The Subversion version control system is a powerful Open Source system for management of file and directory versions. Designed from the ground up to support distributed development, it offers many leading-edge features.
This chapter covers the following topics:
Using Subversion: a quick tour
The Subversion command line client: svn
Repository administration: svnadmin
Examining the repository: svnlook
Providing remote access: svnserve
Other Subversion components
Most of the material in this chapter is adapted from Version Control with Subversion, which is cited in the Bibliography. See that book for much more information on Subversion.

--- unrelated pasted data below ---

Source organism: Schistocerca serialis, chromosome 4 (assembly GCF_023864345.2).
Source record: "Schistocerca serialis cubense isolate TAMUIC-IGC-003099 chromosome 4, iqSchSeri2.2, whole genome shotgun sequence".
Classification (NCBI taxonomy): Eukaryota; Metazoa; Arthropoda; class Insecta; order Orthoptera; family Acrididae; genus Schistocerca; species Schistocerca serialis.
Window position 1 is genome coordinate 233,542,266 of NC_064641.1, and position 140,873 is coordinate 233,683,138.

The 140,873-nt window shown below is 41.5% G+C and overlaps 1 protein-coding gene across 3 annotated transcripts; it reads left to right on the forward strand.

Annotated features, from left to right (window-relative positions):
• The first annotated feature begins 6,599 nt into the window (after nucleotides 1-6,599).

Subversion is a version control system. It lets you track changes to an entire project directory tree. Every change made to the tree is recorded and can be retrieved.
Subversion is intended to be "a better CVS;" this is discussed in detail shortly. Subversion is purposely an Open Source project. If you want to participate, you can!
Actual data is kept in a repository, a set of directories and files managed by Subversion . Users use the svn client program to access the repository and make changes to it.
Subversion uses the copy-modify-merge development model. You make a private copy of a given project in a sandbox . (This is often called checking out a copy.) Like CVS and unlike RCS, this private copy is not locked in the ...